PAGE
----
Monday we went Auschwitz. It’s not something you do on holiday for fun and entertainment, but it is something you have to do while you’re in Krakow. And it’s very difficult to describe the experience. There aren’t really testimonials from the survivors, or pictures of humans suffering, as you might expect after seeing these in a documentary. The place stands for itself, and the remnants of the belongings of those who died there. The sun was shining while we were there, and trees grow outside many of the buildings now, in such stark contrast to the horrors that occurred there. You’re given a bit of background about the war, the concentration camps, and then you begin to see things that impact you in a way words just can’t: the suitcases carefully packed with all the things a family would need to live in a new place while starting their new“job”, the tens of thousands of shoes the dead removed before entering the gas chambers for a “shower”, the 400 kilos of human hair harvested from the dead to be made into textiles – some still in plaits. You see the rooms of the German officers compared to those of the Jews. You see rooms where it is impossible to sit, rooms where you cannot stand, rooms in complete darkness, all used to gain“confessions” or for punishments. You see the wall where the “unfit” were immediately shot. You see the gas chambers and crematoria. Then you’re taken to Auschwitz-Birkenau. This is where the scale, the magnitude of it all, sinks in. The plot-shapes and chimneys are all that remain of most of the buildings that housed hundreds of thousands of Jews, expanding out and out and out. The bunks and bathrooms of a few buildings still remain, evidencing the atrocious living conditions. The barbed fences and the watchtowers still stand, dividing the camp into“controllable” areas. The train tracks leading straight to the gas chambers still run through the camp.
The day didn’t leave us wanting to explore Krakow’s nightlife, but we did still have enough of an appetite later in the day to eat dinner. The hostel staff recommended a place called Koko, which had a basement pub with old stonework. I enjoyed my duck stewed with apples, though nobody else seemed to get what they thought that ordered (I don’t think the menu translated particularly well to English), and Niamh, who hates sauce on her food was slightly horrified when her“vegetables” turned out to be 3 different types of coleslaw. My “salad” was the same thing, though I quite enjoyed it. So Niamh and Caitlin got dessert elsewhere to assuage their stomachs, and I ordered mulled mead – yum.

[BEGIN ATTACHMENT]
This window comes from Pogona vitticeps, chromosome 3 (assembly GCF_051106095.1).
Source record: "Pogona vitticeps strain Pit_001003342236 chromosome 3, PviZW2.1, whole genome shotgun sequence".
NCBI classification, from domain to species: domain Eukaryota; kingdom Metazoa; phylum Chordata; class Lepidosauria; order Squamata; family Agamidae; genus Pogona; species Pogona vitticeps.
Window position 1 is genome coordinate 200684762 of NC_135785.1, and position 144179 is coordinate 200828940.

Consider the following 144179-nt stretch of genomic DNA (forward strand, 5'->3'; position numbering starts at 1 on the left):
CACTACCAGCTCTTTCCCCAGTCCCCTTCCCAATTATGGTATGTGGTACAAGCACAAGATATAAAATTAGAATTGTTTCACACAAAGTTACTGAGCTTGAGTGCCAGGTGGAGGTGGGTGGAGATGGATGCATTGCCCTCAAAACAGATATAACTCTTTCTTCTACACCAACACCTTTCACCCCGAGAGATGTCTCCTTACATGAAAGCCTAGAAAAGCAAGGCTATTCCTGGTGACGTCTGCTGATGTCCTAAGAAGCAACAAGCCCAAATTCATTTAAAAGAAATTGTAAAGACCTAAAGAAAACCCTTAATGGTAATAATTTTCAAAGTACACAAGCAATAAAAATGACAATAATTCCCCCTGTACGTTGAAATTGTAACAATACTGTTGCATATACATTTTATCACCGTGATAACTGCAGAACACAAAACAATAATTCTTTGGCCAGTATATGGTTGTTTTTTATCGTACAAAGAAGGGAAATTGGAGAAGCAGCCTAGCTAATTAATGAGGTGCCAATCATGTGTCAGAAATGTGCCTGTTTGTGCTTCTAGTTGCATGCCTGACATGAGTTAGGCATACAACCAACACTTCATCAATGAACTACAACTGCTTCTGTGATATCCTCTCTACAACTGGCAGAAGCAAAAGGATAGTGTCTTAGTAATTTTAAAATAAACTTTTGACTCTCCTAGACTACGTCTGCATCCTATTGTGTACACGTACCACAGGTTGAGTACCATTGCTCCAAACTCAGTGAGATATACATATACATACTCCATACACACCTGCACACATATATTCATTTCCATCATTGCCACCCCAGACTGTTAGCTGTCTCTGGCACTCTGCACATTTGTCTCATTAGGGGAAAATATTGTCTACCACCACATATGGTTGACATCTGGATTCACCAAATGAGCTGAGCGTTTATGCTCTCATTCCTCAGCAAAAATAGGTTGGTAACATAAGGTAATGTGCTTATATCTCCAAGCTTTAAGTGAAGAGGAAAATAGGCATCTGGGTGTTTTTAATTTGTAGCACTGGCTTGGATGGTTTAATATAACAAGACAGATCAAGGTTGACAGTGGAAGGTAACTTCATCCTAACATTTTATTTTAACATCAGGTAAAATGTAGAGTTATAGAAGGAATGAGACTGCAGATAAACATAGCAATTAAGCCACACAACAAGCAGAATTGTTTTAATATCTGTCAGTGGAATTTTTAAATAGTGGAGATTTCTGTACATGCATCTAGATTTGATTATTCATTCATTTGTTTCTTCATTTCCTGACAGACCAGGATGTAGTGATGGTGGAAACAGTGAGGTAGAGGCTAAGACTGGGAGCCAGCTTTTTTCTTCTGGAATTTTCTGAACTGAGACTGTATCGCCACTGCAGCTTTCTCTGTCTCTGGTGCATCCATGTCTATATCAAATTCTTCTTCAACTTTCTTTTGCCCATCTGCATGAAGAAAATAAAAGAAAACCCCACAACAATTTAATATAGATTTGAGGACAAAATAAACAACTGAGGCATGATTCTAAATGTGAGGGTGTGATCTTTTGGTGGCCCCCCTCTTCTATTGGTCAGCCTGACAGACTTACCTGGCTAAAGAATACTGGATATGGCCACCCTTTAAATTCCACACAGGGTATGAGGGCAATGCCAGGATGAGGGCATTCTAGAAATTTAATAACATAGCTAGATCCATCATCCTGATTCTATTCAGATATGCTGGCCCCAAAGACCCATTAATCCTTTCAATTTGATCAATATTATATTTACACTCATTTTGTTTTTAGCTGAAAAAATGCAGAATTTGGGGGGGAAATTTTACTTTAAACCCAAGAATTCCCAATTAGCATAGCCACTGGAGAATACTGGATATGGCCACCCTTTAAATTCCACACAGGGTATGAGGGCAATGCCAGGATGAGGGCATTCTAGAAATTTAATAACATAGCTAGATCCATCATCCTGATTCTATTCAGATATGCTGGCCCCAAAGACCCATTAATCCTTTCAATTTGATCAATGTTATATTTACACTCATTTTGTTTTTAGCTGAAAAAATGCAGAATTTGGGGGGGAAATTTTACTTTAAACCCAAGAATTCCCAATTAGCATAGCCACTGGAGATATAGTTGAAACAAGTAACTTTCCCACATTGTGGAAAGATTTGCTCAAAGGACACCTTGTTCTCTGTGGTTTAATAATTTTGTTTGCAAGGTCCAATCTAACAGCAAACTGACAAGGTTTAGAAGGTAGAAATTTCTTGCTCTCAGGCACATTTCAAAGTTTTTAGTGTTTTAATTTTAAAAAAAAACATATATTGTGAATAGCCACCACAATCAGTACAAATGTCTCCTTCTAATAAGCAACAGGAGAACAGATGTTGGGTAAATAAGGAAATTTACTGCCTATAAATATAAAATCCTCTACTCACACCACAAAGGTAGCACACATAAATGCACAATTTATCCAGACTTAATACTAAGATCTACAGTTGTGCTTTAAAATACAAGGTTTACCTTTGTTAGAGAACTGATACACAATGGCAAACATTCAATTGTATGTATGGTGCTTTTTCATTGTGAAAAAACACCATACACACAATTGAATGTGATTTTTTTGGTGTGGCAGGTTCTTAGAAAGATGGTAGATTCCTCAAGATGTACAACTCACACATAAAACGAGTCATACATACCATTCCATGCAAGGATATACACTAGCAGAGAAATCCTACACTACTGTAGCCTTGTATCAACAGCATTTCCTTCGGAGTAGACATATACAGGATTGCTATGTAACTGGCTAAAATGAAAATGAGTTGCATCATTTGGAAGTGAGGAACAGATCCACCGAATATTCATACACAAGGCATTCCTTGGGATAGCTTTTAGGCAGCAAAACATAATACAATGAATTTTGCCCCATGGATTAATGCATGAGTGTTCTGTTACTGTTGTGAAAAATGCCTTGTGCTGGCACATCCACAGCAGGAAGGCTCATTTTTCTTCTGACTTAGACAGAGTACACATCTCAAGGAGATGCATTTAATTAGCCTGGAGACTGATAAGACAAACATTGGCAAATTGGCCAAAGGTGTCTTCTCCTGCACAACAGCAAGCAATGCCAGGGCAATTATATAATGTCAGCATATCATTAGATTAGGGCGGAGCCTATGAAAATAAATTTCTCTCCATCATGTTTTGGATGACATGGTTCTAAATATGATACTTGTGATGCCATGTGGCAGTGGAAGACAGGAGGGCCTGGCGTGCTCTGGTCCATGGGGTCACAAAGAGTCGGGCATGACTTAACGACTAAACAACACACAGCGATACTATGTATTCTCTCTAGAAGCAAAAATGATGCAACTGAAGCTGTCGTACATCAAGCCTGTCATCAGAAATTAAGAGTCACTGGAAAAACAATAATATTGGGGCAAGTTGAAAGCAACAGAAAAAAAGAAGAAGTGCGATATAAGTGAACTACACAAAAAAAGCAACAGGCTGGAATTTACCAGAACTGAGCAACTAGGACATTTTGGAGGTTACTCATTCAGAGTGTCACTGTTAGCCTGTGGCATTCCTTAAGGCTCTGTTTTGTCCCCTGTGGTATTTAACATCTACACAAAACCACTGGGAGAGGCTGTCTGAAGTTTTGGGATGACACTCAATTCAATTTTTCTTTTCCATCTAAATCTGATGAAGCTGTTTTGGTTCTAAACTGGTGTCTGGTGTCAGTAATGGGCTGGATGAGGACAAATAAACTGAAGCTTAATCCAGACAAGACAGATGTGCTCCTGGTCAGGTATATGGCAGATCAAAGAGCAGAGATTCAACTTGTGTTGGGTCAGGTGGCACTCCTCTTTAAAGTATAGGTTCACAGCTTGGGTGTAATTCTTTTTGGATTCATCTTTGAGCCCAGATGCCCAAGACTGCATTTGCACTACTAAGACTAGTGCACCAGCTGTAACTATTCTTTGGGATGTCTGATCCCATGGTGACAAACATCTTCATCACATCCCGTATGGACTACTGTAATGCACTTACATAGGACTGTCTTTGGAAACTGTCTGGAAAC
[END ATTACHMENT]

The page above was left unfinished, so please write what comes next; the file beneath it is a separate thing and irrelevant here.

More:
Our last morning in Krakow we toured a bit of the cathedral at the castle, explored the Dragon’s Den (cool old caves leading to a dragon statue that breathed fire every now and again), and returned to Schindler’s Factory to actually go through. There are only about 2 rooms of the original place – Schindler’s office rooms – but there are a lot of artifacts from the war. I think to get the full value of the place you need to speak Polish or have an interpreter, though, but still quite interesting without. We also ate some traditional zapiekankas while walking around town, which are bread with cheese, mushroom, ketchup, and meat if you prefer. Then we took an afternoon tour of the salt mines. I don’t know that I ever realized salt is mined before. You can obviously obtain it by boiling salt water down, but it’s strange to be licking cave walls and having them taste salty, or to see stalactites and stalagmites of salt. We only went down some 120-metres, but apparently the mines go down past 300-metres. And the part you tour is full of old mining equipment, chapels where the miners would pray before and after their shifts, the occasional dragon or dwarf, and underground lakes. One cavern has such great acoustics it’s used for concerts. And one chapel is absolutely magnificent (check out the pictures below…..whenever I get them attached…..).They even have chandeliers and statues made of salt crystals. You walk down nearly 400 steps to start the tour, but at the end you get to go up an elevator, a dodgy elevator indeed, though even Caitlin (who hates elevators and heights) survived being crammed in like sardines and shooting up at 4-metres a second. Quite a unique place.
We went back to the place where we’d gotten dessert the night before, but this time for dinner. There was more mulled wine, and I had the best dinner so far of the trip – roast venison that was so tender it just fell apart on the fork, potato dumplings, and cabbage with raisins and honey. Now it’s off to Berlin!